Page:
David Lewis Paul – the famously opulent and brilliantly detail-oriented founder of CenTrust Bank in Miami whose dizzying fall stood out as one of the most infamous instances of the savings and loan crisis of the late 1900s. 1980s – died, his family said. He was 82 years old.
Paul died Tuesday morning in a Manhattan hospital from complications related to COVID, his daughter Deanna Paul said.
In 1992, federal prosecutors charged Paul, the president of CenTrust Savings Bank of Miami, with 69 counts of tax evasion and using CenTrust money for personal gain, namely the 3, $2 million spent on his La Gorce Island home, according to Miami Herald reports.
Paul also pleaded guilty to 29 violations of securities laws, such as racketeering and lying to regulators. The charges focused primarily on CenTrust’s financial dealings with other scandal-ridden institutions, “including junk bond powerhouse Drexel Burnham Lambert and rogue financial institution Bank of Credit and Commerce International, founded by a Pakistani financier,” according to the Herald.
In 1993 he was convicted of 68 counts of bank fraud and 29 securities law violations and sentenced to 11 years at Miami-Dade Southwest Federal Correctional Institution.
“His final sentence was, at the time, one of the longest given to a white-collar criminal in United States history,” the Herald reported.
“I would say 75 to 80 percent of the people I used to hang out with never spoke to me,” Paul told the Herald in an interview from inside federal prison in 2002.
“I think I’m a better person for going through that,” Paul said in the interview. “But there are other ways to get there.”
The roots of Miami Beach
Born in Miami Beach on May 1, 1939, Paul moved with his family to New York as a child. His father, Isadore, had founded a chain of dry-cleaning stores and died when his son was 10.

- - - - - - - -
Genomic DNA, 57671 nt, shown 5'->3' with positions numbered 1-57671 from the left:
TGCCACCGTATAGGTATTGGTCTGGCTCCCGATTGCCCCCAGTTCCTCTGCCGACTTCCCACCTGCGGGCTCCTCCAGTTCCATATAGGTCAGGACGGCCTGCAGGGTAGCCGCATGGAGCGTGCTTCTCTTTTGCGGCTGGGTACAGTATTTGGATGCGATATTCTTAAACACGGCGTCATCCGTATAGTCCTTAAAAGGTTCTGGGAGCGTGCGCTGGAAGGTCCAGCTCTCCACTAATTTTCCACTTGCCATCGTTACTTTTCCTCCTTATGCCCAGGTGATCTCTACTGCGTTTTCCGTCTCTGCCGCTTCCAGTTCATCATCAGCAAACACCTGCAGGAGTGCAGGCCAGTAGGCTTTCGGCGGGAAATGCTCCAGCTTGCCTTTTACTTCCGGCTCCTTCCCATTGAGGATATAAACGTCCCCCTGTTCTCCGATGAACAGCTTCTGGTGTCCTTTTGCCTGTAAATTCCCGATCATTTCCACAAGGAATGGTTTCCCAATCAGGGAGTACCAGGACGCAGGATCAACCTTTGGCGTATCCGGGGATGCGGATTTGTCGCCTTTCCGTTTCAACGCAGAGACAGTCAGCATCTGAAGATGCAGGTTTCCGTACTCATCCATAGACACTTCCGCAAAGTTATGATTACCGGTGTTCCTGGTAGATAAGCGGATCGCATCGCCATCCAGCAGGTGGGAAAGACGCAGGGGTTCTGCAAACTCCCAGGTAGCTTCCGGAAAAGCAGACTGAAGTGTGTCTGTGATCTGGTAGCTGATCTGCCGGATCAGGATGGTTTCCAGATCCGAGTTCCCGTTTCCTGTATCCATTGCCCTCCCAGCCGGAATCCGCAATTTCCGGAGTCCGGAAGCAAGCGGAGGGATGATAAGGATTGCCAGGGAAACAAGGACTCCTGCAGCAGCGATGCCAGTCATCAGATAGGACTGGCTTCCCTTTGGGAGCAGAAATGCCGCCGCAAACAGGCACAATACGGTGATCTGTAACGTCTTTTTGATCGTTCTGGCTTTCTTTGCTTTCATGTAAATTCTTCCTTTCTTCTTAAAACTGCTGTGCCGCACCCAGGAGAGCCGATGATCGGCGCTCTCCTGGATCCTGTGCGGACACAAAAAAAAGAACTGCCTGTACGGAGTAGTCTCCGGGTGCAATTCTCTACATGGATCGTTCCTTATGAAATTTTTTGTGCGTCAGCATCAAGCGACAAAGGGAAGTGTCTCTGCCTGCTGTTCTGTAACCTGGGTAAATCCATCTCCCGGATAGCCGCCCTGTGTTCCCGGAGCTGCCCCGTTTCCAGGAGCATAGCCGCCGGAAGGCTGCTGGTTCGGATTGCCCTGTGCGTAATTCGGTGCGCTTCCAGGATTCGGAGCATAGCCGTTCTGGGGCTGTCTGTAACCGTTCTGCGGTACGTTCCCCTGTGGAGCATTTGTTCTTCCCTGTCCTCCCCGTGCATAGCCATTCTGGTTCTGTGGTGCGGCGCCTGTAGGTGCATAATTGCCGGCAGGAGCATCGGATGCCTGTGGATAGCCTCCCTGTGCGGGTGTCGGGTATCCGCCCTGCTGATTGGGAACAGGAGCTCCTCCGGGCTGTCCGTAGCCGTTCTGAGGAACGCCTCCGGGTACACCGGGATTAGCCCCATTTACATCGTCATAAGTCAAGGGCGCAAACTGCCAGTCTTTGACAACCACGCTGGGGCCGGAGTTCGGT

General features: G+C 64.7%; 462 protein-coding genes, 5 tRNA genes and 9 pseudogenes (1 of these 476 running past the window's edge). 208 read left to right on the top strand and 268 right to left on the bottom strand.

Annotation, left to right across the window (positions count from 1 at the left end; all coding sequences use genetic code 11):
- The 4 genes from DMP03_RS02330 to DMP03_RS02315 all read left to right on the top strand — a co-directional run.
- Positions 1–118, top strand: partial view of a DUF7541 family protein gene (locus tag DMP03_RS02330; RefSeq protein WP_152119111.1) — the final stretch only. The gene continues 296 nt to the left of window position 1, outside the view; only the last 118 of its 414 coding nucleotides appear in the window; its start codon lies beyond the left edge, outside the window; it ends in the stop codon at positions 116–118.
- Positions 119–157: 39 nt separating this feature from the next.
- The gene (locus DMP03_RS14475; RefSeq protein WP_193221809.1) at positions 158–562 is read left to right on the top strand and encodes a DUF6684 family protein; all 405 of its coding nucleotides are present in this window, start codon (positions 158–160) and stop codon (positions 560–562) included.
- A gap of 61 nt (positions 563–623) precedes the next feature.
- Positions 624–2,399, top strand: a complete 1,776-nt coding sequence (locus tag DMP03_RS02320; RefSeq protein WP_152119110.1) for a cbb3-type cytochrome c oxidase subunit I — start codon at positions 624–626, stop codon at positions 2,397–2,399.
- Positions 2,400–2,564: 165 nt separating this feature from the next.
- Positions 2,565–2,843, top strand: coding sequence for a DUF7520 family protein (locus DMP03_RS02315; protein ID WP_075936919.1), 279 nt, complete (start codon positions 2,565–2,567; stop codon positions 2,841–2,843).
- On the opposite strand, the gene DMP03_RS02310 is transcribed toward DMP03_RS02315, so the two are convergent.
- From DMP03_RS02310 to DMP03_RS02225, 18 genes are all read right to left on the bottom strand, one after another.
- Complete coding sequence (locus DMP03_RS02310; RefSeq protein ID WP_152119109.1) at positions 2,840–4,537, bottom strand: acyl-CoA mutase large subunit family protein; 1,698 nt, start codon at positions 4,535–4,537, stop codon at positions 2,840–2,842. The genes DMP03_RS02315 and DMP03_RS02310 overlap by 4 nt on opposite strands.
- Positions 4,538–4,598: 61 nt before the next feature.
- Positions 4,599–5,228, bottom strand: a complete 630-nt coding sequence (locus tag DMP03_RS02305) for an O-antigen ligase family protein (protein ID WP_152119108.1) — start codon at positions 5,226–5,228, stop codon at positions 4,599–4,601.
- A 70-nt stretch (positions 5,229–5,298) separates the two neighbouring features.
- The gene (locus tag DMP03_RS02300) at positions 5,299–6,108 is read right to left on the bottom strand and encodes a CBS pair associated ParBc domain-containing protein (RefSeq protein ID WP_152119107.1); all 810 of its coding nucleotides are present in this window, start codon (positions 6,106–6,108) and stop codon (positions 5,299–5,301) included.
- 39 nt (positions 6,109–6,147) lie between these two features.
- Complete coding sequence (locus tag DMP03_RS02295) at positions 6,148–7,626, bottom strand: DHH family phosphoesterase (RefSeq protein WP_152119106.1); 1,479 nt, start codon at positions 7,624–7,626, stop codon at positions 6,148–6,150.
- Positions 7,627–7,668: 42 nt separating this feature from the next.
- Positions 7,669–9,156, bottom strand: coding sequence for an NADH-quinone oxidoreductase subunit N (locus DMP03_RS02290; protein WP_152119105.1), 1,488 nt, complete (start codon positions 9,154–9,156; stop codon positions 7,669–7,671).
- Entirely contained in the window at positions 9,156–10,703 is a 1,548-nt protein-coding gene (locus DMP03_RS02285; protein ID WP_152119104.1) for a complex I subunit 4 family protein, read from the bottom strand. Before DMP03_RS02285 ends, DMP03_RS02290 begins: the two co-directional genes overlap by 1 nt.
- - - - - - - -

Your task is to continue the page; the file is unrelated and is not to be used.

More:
Paul then attended Cheshire Academy in Connecticut, received his bachelor’s degree from Wharton at the University of Pennsylvania, and earned both his master’s degrees in business administration and doctorate in law from Columbia University.
In 1983, Paul moved back to Miami Beach and took over a failing savings named Dade Savings across the street and renamed it CenTrust. Housed in its famous CenTrust Tower building (now Miami Tower) designed by IM Pei, the bank would see its facade become a national image thanks to the airing of NBC’s groundbreaking Friday night crime show, “Miami Vice.” The series ran for five seasons from 1984 to 1989.
Attention to detail
Pei designed the building, but it was Paul who transformed the CenTrust Tower into one of Miami’s most extravagant showcases for those who passed through its front doors.
“You meet a lot of people who know a little bit of a lot. David Paul knew a lot about a lot of things,” added his friend and former CenTrust colleague Lee Brian Schrager, who went on to found the Food Network’s popular South Beach Wine & Food Festival a decade later in 2002.
Schrager became Executive Vice President of Administrative Services at CenTrust in 1987 and worked alongside Paul until the bank went public in the early 1990s. for the executive dining room.
And his friend was a brilliant teacher. “Rough and gruff” sometimes, of course, Schrager said. But he had an eye for detail.